Monday, September 19, 2011

In Pennsylvania, $23 Million Jury Award for Woman Who Lost Both Legs Due to Infection

Headlines out of Allentown, PA's The Morning Call, indicate a medical malpratice lawsuit by a woman who lost both legs due to infection while under care the care of a home care nurse, has been awarded $23 million by a jury. According to the report:
"The medical malpractice verdict, among the highest ever in the county, came after attorneys [the plantiff] argued that her home-care nurse failed to report a bacteria-infected catheter, leading to an infection that nearly killed her in 2008."
To read the article, go to:  Jury awards Lehighton woman $23 million

Wednesday, August 31, 2011

Lubin & Meyer: Boston Jury Verdict Is $11.48 Million with Interest

Breaking news via Law Links Health Links: Lubin & Meyer announced on its Twitter page tonight that they had won a jury verdict in a case involving the death of an 8-day old baby. After much searching and hand-ringing we found the first report providing more details on the case in the Boston Globe. According to a report in the White Coats Blog, the award was $7 million — $3.5 million for each parent and $50,000 for the newborn's pain and suffering. The $11.48 million is the total with interest. Again, according to the Globe report, the jury found a physician and nurse practitioner negligent in care. They baby developed notnecrotizing enterocolitis. Attorneys for the plaintiff were William J. Thompson and Elizabeth Cranford.

Friday, August 19, 2011

Medical Malpractice Lawsuits Common, Payments Are Not

Kaiser Health News reports on the findings of a study published this month by the New England Journal of Medicine suggesting that "only one in five malpractice lawsuits results in a payout. The authors conclude that the truth behind these numbers is complicated."

The study is Malpractice Risk According to Physician Specialty, Anupam B. Jena, M.D., Ph.D., Seth Seabury, Ph.D., Darius Lakdawalla, Ph.D., and Amitabh Chandra, Ph.D. N Engl J Med 2011; 365:629-636

A related Associated Press article on the study in the Philadelphia Inquirer carries these interesting statistics from the study...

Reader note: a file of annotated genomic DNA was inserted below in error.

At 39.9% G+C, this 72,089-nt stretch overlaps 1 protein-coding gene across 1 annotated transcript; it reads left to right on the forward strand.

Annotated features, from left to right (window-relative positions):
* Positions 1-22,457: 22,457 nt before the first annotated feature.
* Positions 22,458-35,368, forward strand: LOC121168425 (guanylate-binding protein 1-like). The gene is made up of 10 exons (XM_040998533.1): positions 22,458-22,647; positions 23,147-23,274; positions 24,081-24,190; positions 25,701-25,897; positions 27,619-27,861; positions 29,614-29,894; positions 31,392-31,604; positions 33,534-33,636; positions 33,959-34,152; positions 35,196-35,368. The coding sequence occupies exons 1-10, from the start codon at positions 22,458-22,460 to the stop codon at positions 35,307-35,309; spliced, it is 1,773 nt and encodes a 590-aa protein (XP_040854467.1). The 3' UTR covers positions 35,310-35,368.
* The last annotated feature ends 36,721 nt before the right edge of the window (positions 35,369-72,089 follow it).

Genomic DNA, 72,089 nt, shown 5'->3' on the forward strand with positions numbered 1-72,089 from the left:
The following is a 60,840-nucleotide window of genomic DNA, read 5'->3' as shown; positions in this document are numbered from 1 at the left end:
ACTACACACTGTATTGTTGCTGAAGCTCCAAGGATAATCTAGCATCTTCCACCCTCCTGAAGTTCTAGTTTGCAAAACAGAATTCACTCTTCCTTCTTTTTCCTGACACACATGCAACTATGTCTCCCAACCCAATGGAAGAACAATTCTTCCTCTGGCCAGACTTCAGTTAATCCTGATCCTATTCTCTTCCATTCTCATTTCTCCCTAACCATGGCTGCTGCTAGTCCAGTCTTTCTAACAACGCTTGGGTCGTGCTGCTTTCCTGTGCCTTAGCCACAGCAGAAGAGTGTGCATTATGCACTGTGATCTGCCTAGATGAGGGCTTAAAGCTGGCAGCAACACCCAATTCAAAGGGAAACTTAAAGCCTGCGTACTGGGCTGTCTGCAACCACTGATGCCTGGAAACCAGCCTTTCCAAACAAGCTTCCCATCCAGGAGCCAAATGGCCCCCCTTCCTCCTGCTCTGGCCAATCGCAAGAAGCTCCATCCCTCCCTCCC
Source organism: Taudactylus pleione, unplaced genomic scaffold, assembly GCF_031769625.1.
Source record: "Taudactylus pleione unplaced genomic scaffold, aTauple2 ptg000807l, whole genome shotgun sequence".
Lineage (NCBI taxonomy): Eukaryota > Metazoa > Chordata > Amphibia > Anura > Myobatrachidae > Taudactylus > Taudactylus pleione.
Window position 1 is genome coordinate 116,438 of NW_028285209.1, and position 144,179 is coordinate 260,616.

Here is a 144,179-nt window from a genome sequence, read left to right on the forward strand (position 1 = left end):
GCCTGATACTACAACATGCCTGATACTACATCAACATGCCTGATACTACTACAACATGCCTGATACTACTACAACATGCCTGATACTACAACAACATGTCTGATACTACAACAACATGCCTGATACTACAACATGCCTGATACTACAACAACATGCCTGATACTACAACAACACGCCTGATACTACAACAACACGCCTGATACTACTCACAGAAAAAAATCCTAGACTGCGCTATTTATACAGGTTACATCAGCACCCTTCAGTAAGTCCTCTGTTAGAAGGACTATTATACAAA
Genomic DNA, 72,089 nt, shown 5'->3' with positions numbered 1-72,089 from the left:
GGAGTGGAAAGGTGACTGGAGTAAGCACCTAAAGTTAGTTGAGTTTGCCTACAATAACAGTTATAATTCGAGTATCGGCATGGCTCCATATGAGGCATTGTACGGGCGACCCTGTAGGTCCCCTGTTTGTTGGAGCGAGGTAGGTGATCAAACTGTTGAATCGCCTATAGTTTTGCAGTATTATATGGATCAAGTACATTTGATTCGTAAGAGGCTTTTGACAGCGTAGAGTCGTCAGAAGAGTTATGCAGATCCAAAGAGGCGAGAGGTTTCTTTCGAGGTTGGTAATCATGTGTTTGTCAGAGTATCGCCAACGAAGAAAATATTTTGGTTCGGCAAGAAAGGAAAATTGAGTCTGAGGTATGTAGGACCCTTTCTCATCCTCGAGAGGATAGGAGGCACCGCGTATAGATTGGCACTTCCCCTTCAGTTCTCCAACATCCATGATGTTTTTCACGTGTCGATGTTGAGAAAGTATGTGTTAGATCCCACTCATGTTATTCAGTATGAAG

• "Only 1 in 5 malpractice claims against doctors leads to a settlement or other payout"
  • "Each year about 1 in 14 doctors is the target of a claim"
  • "most physicians and virtually every surgeon will face at least one [malpractice claim] in their career"
The chart below summarizes lawsuits and payouts by specialty as found in the study.

To read the full study and methodology, including more charts like the one above, click on: Malpractice Risk According to Physician Specialty to go to

Monday, July 18, 2011

New Jersey: Largest Medical Malpractice Verdict in Orange County

According to a report in the Times-Herald Record, an Orange County, New Jersey jury has reached a verdict in the case of a critical-care physician and nurse at Bon Secours Community Hospital accused of a medical error causing a woman to suffer a brain injury and became severely disabled. The jury's damage award includes $19.5 million for future medical and rehabilitation services for the patient and $5 million for her husband. Read the full news item here. (Note, the newspaper lists the verdict at $34 million, while the amounts published do not match the amount claimed in the headline. The difference may be interest on the verdict, however, no other information was attainable at the time of this post.)